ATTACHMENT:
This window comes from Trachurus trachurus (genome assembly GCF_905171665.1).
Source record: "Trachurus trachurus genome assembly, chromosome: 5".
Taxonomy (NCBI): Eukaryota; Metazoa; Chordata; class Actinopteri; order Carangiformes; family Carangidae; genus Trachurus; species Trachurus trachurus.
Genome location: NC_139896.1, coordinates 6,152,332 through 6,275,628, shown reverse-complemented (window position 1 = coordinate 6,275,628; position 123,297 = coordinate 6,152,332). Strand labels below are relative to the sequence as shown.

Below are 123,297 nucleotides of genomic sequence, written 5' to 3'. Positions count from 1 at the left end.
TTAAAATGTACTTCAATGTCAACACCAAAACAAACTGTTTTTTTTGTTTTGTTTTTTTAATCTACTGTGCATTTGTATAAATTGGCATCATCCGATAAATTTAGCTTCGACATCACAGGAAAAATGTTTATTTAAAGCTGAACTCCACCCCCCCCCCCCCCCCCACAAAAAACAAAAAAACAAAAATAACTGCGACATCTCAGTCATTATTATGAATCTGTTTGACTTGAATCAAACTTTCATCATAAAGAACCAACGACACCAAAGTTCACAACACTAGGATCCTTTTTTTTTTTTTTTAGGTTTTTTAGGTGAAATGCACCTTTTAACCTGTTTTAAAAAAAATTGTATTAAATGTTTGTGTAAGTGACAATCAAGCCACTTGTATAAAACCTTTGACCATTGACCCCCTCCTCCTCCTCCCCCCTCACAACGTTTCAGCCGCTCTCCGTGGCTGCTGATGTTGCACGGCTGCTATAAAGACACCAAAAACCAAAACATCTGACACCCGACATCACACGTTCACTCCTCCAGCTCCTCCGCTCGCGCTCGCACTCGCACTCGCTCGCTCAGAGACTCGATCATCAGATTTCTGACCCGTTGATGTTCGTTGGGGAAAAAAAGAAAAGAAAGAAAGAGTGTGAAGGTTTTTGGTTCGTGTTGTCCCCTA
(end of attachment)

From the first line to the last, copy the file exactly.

This window comes from Trachurus trachurus (genome assembly GCF_905171665.1).
Source record: "Trachurus trachurus genome assembly, chromosome: 5".
Taxonomy (NCBI): Eukaryota; Metazoa; Chordata; class Actinopteri; order Carangiformes; family Carangidae; genus Trachurus; species Trachurus trachurus.
Genome location: NC_139896.1, coordinates 6,152,332 through 6,275,628, shown reverse-complemented (window position 1 = coordinate 6,275,628; position 123,297 = coordinate 6,152,332). Strand labels below are relative to the sequence as shown.

Below are 123,297 nucleotides of genomic sequence, written 5' to 3'. Positions count from 1 at the left end.
TTAAAATGTACTTCAATGTCAACACCAAAACAAACTGTTTTTTTTGTTTTGTTTTTTTAATCTACTGTGCATTTGTATAAATTGGCATCATCCGATAAATTTAGCTTCGACATCACAGGAAAAATGTTTATTTAAAGCTGAACTCCACCCCCCCCCCCCCCCCCACAAAAAACAAAAAAACAAAAATAACTGCGACATCTCAGTCATTATTATGAATCTGTTTGACTTGAATCAAACTTTCATCATAAAGAACCAACGACACCAAAGTTCACAACACTAGGATCCTTTTTTTTTTTTTTTAGGTTTTTTAGGTGAAATGCACCTTTTAACCTGTTTTAAAAAAAATTGTATTAAATGTTTGTGTAAGTGACAATCAAGCCACTTGTATAAAACCTTTGACCATTGACCCCCTCCTCCTCCTCCCCCCTCACAACGTTTCAGCCGCTCTCCGTGGCTGCTGATGTTGCACGGCTGCTATAAAGACACCAAAAACCAAAACATCTGACACCCGACATCACACGTTCACTCCTCCAGCTCCTCCGCTCGCGCTCGCACTCGCACTCGCTCGCTCAGAGACTCGATCATCAGATTTCTGACCCGTTGATGTTCGTTGGGGAAAAAAAGAAAAGAAAGAAAGAGTGTGAAGGTTTTTGGTTCGTGTTGTCCCCTA